Menu

  • Posted on June 9, 2015
    Plant Prowess

    CALS scientists from a wide range of disciplines help forge the future of a growing field

  • Posted on March 2, 2015
    Unpuzzling Diabetes

    Biochemist Alan Attie tracks the internal mechanisms behind a fast-growing disease that takes millions of lives each year

  • Posted on
    Five things everyone should know about … Stevia

    It’s not just a sweetener. The plant genus Stevia includes more than 200 species of herbs and shrubs native to South America and mexico. Yet […]

  • Posted on June 19, 2014
    Upping the Orange

    Nutritionist Sherry Tanumihardjo works around the world to increase consumption of fruits and vegetables that are high in vitamin A.

  • Posted on
    Gardening for the People

    Master Gardener Volunteers bring expertise and the joy of growing to diverse people and projects around the state.

  • Posted on
    “Open Source” Seeds for All

    A new form of ownership agreement keeps new plant varieties free for all

  • Posted on March 6, 2014
    Everyone around the table

    Monica White works to ensure greater inclusion in our food system

  • Posted on November 20, 2013
  • Posted on
    Peru: Potato Exchange Benefits Peruvians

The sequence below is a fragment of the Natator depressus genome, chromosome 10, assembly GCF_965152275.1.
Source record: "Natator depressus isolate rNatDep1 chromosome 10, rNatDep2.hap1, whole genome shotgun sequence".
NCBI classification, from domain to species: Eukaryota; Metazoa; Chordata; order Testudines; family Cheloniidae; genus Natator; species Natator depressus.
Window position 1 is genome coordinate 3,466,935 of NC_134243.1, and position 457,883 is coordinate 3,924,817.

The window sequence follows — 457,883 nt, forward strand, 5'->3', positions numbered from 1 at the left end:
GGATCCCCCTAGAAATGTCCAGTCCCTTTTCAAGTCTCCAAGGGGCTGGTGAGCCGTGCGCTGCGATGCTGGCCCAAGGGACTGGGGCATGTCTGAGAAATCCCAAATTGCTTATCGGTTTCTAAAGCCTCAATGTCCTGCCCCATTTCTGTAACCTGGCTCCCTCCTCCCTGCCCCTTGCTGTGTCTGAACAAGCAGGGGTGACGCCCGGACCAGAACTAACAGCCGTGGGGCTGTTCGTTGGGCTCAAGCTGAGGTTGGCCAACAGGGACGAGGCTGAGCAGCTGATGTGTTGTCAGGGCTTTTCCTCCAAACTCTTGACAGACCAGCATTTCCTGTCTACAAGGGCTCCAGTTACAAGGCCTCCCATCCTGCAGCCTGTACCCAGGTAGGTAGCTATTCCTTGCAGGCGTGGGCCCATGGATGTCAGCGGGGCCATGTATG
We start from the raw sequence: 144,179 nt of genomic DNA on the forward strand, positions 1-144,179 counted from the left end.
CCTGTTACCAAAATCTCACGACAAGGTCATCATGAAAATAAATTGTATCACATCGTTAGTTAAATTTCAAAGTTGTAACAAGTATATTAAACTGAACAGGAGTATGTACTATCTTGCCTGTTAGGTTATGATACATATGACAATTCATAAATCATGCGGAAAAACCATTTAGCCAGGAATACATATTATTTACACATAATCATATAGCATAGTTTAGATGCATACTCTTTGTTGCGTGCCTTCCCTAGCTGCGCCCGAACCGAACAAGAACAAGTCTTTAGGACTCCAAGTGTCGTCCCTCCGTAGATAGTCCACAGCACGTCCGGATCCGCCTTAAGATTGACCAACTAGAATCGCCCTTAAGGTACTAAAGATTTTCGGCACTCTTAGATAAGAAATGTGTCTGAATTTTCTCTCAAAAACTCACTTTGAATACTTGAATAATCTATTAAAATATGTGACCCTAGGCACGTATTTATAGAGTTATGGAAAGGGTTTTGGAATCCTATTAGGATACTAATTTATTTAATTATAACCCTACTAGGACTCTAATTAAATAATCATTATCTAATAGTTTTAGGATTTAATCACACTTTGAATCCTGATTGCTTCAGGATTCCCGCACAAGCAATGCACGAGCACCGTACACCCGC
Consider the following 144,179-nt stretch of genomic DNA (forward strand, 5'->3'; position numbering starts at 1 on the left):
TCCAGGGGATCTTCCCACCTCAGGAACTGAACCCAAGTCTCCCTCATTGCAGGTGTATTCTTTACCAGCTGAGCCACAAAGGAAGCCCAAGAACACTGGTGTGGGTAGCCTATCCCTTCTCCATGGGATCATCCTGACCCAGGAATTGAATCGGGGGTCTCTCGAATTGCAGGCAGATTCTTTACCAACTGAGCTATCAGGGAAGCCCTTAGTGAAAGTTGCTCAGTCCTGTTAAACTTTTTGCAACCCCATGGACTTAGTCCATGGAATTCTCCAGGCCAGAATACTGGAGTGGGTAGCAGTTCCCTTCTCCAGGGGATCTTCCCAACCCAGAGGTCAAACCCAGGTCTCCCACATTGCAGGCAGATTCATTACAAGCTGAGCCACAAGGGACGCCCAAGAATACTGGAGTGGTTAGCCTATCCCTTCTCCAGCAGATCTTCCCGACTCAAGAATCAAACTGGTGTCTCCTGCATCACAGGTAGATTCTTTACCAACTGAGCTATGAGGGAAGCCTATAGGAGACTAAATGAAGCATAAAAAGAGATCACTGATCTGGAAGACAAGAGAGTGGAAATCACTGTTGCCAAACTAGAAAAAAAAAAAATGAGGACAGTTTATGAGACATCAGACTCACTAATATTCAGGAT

Peru, farmers hedge their bets. Located 12,000 feet above sea level, on the side of an Andean mountain, Puno has a growing season that’s short, cool and prone to frost.

  • Posted on
    Kenya: Certified Seed Potatoes for Kenya

    When scientists in Kenya needed help developing a certification program for seed potatoes, a CALS plant pathologist stepped up to the task. The new program […]

  • Posted on June 18, 2013
    Five things everyone should know about… Hazelnuts

    1   They’re crazy nutritious and gluten-free. Hazelnuts are rich in vitamins (particularly vitamin E and B-complex groups of vitamins, including folates, riboflavin, niacin, thiamin) as […]

  • Posted on
    Protecting our Pollinators

    Bees, so crucial to our food supply, are dying off at alarming rates. CALS researchers are taking a close look at everything from the microbes in their hives to the landscapes they live in to identify in what conditions bees thrive.